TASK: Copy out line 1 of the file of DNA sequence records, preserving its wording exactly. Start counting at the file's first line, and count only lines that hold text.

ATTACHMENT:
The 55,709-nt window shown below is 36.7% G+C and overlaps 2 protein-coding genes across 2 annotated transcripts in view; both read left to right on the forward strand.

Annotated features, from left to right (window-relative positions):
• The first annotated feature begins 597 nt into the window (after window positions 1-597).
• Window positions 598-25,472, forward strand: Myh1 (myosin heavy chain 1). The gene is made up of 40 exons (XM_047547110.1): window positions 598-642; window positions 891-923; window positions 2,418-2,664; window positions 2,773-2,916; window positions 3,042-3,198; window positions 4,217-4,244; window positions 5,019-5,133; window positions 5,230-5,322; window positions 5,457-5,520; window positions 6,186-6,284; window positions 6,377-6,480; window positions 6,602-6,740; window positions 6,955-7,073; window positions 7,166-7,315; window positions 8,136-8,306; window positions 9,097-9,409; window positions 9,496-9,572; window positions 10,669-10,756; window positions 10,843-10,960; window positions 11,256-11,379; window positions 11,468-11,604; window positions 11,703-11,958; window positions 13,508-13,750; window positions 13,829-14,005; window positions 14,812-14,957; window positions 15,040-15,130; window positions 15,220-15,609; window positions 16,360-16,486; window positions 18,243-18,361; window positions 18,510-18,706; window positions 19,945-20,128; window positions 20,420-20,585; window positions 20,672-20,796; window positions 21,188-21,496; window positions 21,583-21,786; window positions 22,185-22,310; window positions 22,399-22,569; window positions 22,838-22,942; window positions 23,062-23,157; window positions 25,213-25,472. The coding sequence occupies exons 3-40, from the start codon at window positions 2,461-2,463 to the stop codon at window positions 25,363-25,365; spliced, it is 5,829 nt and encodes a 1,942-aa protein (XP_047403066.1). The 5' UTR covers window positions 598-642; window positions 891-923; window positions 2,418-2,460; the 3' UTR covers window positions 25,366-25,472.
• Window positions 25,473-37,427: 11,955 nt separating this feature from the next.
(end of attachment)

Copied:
The 55,709-nt window shown below is 36.7% G+C and overlaps 2 protein-coding genes across 2 annotated transcripts in view; both read left to right on the forward strand.